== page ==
Do some honest market and user research before you start cranking out code. (I know, where’s the fun in that, right?) Your technical writers could help you here, too, if you asked them. After all, the technical writers’ goal is to contribute to the product’s success. Documentation is only one of the tools they bring to the table to do that. Some other things they could help you with include:

  • Going out into the field and talk to your potential customers. Get to know what they do, how they do it, and where they do it. You might have a solution that could solve their problems with just some minor adjustments. But, the lack of those adjustments can be costly.
  • Working with you to make your API easy to use. Knowing your customers can help you sync your API’s functions, terminology, and application to the problem such that the fit is obvious. This makes it easier for your future customers to see how it will benefit them and it also makes it easier for the technical writers to write the documentation.
  • Helping you know whether this just isn’t the right solution or the right time. Research can help you know if that’s the case and, if not, when it might be. If it’s not now, you’ll be ready to jump on it when it is—and, in the meantime, you can do something else for which there IS a real and immediate need.

If you didn’t do this before you started, you can still start now. The sooner you have the information you need, the sooner you can use it to make informed decisions about what to do next.

Ran out of cash

This is a reason many technical writers are familiar with, although they might not recognize it as such. In the 15 years or so I’ve worked as a technical writer, the writing staff is almost always very “lean” (a.k.a. severely under-resourced). While that makes the technical writer’s job difficult, it’s also a sign that your API might be in trouble. If you can’t afford what you need to get the job done (and you didn’t answer the critical questions in advance to know what you would need), it will be easy to press on in the absence of any market need until you run out of cash.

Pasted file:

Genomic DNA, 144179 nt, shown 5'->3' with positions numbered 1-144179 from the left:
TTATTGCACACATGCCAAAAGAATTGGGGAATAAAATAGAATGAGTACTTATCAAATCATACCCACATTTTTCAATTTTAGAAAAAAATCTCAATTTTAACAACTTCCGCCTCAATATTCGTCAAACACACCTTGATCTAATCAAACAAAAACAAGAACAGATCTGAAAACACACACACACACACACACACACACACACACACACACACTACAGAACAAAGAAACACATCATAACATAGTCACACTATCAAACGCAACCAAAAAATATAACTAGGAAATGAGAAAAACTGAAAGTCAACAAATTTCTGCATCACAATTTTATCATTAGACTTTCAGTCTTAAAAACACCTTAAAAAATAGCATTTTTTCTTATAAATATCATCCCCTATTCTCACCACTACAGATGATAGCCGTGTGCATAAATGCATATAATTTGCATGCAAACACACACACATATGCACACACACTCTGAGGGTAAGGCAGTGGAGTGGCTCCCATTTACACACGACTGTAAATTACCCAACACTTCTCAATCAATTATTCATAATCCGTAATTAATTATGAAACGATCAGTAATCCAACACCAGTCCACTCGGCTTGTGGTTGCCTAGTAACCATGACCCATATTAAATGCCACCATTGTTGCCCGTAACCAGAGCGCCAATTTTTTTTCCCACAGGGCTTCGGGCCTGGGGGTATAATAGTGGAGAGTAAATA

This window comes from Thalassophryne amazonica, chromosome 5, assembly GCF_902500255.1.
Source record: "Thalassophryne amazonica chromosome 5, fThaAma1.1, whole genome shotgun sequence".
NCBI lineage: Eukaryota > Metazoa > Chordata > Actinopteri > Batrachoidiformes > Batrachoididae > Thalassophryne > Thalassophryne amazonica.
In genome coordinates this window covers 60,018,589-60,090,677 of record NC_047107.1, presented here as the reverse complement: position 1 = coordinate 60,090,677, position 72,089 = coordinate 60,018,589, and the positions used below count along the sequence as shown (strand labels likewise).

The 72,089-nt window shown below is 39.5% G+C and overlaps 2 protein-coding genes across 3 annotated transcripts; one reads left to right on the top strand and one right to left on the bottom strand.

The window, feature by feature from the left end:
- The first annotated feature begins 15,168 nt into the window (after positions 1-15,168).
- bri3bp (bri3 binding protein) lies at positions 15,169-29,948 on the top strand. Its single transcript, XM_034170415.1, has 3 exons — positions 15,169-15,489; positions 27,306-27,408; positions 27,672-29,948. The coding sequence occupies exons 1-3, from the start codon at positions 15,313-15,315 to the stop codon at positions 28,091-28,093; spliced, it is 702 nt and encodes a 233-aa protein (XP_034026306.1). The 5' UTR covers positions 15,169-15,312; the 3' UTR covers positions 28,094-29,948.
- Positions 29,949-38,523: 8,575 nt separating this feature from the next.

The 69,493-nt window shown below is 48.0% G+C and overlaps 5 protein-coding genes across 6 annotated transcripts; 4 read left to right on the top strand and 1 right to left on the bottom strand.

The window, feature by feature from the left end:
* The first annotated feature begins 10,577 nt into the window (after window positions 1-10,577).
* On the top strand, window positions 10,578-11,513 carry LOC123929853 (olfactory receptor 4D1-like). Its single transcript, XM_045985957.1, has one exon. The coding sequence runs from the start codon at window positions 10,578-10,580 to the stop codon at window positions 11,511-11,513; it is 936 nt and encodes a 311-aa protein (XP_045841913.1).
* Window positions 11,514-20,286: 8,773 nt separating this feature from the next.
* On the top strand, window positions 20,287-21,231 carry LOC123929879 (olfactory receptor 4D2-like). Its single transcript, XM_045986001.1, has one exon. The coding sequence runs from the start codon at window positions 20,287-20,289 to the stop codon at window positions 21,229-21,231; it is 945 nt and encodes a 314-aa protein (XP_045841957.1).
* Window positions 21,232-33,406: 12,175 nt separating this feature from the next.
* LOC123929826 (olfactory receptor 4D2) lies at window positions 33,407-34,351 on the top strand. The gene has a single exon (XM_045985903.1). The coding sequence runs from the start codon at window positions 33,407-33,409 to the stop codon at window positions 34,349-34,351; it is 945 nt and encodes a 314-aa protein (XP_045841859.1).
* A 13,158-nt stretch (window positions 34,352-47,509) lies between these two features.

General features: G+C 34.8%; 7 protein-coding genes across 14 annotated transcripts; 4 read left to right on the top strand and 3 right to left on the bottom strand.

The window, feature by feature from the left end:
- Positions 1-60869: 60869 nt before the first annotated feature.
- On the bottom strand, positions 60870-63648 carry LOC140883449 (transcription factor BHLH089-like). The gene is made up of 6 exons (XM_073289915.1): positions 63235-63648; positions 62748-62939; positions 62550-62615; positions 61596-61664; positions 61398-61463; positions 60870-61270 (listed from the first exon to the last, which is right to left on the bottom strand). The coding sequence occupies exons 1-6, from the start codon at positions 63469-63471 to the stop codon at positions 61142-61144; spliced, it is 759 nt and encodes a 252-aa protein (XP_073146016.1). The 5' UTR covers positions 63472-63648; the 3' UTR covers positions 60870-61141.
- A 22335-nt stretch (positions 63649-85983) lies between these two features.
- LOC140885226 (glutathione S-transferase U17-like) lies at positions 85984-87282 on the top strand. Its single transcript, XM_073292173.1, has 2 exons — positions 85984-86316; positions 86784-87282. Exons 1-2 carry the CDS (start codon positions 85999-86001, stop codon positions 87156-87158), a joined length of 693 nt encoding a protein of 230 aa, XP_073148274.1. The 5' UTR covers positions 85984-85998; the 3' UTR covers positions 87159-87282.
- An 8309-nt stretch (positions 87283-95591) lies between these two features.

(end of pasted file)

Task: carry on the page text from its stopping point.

Business model failure

Six years ago, 5 Reasons Why Startups Fail listed this as the #2 reason for startup failure. CB Insights lists it as #7, but, either way, it certainly contributes to running out of cash.

OK, but what does this have to do with API documentation?

If the market need describes what your API does for the customer, the business model describes what your API does for your organization. If your API isn’t going to feed the organization somehow, it’s going to make the technical writers’ job more difficult, too. In addition to making it hard for the technical writers to get subject-matter experts to contribute to the documentation, it’s going to contribute to under-resourcing the documentation team.

It’s also going to make it hard for technical writers to present the documentation in a way that supports both the customer’s interests and that of the business. Yes, they can both be met, but they need to be clear.

What can you do?